Grammar cops

Maybe you heard, word nerds are rebelling against the Associated Press. The AP recently released its latest Stylebook and – among other changes – declared the word “hopefully” an adjective.

I know! Time for pitchforks and torches, right? Writing on Salon’s website, Mary Elizabeth Williams explains this latest outrage:

Perhaps you are the sort of person who wasn’t aware that saying things like, “Hopefully, it won’t rain this weekend” has long been considered a grammatical faux pas. One hopes that you received a deeper language-arts education than that. “Hopefully” is an adverb. An adverb, I tells ya, one that means to do something in a hopeful manner.

[groan] We all know people like this. We may, in fact, be people like this. At least Williams acknowledges why the AP made this change:

For decades, however, the word has also been a common shorthand for “I hope.”

And there’s the rub: because there are more than half a billion people using English every day, the language and its rules change. Like a river flowing over stones, common usage tends to smooth out the rough parts.

If you’re careful to use the correct version of “who” and “whom,” great, but you’ve probably noticed you’re in an ever-shrinking minority. And there are plenty of people who will point out that you – even with all your grammatical knowledge and discipline – don’t write or speak like English users did 100 years ago.

Beneath this urge to police the way we use our language, the most obdurate grammarians ride an undercurrent of something like elitism (if not the real thing). Holier-than-thou criticism abounds among these folk as they size up misusers of English. To me, a grammatical error is like using the wrong utensil at a formal affair. I don’t care which type of fork launches the mashed potatoes so long as they end up on the face of my target. (Yes, you could say this sentence contains a grammatical error if you also say “they” refers to “fork.” I say “they” refers to “mashed potatoes.” If you’d like to hash this out, invite me to your next formal affair.)

For her part, Williams says it’s not snobbery that’s causing her to dig in her heels over “hopefully”-as-adjective, it’s grief over our collective disinterest in the rules and our resulting failure to communicate properly:

Language keeps evolving, and that’s fine and natural. Yet as it does, I’ll still gaze hopefully toward a world in which we battle over our words and our rules because we know them so well, and love them so much.

OK. Fight the good fight and all that. But our time and energies can be put to better use. The online writing collective “The Tangential” asks these questions of would-be grammar cops:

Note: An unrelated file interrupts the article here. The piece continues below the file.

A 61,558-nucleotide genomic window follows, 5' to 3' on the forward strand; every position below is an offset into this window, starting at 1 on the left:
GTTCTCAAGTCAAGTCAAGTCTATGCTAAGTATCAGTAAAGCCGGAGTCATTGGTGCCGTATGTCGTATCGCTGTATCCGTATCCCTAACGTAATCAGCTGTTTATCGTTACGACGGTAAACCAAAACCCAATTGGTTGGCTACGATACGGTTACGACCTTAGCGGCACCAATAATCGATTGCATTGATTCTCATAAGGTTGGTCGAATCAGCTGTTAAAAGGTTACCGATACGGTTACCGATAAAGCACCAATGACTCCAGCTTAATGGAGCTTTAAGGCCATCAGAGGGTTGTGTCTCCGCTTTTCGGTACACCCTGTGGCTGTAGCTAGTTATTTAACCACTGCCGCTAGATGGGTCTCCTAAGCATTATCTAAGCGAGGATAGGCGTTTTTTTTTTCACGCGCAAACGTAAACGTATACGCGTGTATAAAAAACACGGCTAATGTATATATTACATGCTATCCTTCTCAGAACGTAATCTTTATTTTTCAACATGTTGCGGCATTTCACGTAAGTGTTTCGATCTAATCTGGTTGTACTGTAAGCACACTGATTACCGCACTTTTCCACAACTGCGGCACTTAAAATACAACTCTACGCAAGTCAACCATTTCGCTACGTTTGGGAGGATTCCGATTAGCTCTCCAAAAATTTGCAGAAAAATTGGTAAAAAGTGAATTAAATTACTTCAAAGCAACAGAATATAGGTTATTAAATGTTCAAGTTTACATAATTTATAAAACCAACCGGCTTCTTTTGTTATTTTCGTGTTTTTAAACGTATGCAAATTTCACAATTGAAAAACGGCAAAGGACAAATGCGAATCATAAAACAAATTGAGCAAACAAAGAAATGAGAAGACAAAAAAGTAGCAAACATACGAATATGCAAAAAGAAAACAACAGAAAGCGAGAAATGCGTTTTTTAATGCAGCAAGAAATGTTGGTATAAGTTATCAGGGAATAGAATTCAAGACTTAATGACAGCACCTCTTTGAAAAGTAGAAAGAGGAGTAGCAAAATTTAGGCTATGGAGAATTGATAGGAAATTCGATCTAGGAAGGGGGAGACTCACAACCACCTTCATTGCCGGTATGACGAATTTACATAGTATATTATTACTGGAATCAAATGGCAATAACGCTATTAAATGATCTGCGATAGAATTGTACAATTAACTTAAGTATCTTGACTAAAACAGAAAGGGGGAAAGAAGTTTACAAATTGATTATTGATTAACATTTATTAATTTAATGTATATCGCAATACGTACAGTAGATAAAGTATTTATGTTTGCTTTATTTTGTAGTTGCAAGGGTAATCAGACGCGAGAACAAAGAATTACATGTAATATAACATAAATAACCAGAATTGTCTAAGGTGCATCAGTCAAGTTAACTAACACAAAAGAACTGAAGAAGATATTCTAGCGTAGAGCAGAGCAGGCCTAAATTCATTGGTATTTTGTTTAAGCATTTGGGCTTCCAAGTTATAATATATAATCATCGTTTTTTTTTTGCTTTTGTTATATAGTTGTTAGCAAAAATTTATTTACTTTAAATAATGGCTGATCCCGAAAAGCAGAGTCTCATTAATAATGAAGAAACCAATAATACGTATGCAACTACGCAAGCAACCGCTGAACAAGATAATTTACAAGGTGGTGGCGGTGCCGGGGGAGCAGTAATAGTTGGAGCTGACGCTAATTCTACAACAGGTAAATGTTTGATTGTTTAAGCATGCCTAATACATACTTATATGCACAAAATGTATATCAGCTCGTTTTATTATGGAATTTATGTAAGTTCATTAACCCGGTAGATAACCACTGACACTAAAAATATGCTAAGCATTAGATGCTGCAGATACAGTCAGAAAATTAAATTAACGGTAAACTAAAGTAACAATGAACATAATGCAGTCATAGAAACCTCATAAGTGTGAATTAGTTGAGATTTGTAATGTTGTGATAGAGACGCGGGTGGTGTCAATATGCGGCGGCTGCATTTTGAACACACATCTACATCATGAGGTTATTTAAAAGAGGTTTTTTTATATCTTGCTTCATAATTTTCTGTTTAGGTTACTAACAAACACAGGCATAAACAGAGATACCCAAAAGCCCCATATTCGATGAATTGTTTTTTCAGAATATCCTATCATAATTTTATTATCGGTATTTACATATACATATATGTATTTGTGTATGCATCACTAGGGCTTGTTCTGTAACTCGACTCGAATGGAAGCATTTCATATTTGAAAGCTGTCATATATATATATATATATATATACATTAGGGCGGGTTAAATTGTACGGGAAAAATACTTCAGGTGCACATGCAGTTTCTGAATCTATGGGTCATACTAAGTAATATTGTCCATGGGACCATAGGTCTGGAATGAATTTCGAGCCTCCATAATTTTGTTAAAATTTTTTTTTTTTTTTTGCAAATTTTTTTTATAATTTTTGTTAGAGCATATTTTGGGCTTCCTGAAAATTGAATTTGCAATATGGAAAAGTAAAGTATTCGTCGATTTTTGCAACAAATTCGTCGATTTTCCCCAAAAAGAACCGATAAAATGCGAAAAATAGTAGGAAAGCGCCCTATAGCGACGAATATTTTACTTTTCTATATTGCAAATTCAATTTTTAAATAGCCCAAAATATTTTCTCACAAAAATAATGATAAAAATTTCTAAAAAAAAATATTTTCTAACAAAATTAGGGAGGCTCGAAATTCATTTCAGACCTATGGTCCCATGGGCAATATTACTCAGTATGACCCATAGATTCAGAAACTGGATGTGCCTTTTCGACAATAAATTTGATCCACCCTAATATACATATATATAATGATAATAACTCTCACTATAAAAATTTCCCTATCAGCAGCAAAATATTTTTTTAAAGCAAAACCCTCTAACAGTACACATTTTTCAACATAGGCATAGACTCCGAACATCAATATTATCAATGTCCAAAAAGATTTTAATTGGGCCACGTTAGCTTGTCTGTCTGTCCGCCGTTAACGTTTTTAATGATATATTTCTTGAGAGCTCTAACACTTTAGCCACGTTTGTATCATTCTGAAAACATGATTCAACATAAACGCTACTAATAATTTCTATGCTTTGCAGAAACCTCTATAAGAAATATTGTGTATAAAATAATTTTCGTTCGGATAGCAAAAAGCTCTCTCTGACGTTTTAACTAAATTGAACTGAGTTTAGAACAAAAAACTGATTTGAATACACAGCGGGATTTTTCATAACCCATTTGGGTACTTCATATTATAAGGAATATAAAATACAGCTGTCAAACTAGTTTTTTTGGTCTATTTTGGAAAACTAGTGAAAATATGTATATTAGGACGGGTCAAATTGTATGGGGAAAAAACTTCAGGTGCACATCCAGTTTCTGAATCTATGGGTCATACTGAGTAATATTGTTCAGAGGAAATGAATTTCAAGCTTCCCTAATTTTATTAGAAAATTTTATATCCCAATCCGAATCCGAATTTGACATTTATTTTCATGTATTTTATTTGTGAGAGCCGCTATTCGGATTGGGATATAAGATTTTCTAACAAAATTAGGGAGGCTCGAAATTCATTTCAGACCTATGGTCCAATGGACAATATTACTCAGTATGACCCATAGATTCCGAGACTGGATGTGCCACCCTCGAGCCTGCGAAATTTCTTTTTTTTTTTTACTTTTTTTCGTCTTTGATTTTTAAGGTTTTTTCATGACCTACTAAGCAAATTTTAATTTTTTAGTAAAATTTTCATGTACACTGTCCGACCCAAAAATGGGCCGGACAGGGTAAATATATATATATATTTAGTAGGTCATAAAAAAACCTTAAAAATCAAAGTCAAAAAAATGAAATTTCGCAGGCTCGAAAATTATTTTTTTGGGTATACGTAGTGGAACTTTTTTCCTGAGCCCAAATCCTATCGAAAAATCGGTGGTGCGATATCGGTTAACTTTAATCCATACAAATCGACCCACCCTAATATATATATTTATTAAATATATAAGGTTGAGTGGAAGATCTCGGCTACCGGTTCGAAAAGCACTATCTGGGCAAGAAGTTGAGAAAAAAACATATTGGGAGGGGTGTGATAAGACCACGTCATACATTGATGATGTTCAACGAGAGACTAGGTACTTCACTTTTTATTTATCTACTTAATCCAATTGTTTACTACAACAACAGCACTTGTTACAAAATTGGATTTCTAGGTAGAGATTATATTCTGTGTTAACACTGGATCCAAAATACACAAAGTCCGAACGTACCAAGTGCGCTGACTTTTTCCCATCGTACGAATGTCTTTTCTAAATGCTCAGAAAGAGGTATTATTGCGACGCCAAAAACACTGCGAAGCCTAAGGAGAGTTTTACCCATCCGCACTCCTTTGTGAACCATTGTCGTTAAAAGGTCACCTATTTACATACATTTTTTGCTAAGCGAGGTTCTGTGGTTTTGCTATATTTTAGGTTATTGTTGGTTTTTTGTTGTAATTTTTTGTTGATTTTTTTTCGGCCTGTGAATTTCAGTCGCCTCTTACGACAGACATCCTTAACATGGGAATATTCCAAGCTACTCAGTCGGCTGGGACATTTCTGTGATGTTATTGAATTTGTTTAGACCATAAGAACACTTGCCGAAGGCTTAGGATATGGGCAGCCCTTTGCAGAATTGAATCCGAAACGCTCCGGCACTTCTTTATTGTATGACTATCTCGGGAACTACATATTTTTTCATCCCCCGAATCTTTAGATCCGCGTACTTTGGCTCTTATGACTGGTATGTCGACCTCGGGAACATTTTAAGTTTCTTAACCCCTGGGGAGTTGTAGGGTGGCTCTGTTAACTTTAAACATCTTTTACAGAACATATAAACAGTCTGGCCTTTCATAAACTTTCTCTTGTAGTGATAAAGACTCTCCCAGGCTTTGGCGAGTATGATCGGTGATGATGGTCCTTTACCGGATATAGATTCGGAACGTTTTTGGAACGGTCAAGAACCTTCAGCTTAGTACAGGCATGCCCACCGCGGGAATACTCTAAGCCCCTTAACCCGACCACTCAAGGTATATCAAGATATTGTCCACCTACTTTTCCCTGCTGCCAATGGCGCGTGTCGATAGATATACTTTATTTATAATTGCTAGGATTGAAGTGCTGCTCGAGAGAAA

1. Can this misuse be an example of the natural way that language changes over time?

2. Can this misuse actually be a placeholder for something that grammar holds imperfect answers for?

3. Is the misuse a result of the word being appropriated and changed by a counter-culture?

Good questions. You can find more info and The Tangential’s answers here.

And since you read this far, you’ll be happy to know Grant Barrett is coming to NCPR!

He’s co-host of “A Way With Words” – the show about the way we talk and write airs every Monday afternoon at 1:00.

This Thursday (April 26), Barrett will host a special, hour-long, call-in show about words and how we use them. Have you ever wondered if “Jeezum Crow” is a unique North Country-ism? How about that regional habit of dropping the “t” at the end of “what” or “but?” And why do people in our neck of the woods say “el’uh-man-TARRY” instead of “el’uh-MEN-tree” when talking about schools?

What words and sayings rattle around in your head? And who put them there? Family? Friends?

Call in with your questions and get some answers. The show starts Thursday morning at 11:00.

Find your local signal here or listen online at

this misuse be an example of the natural way that language changes over time?

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8 Comments on “Grammar cops”

  1. Ellen Beberman says:

    Jonathan, I heartily disagree. Fighting over the colloquial use of “hopefully” may be a distraction, but knowing – and understanding – when to use “who” and when to use “whom” shows a respect for the tools that you as a writer use. Misusing language through carelessness is like a carpenter prying open a paint can with a chisel – that’s not how it’s meant to be used.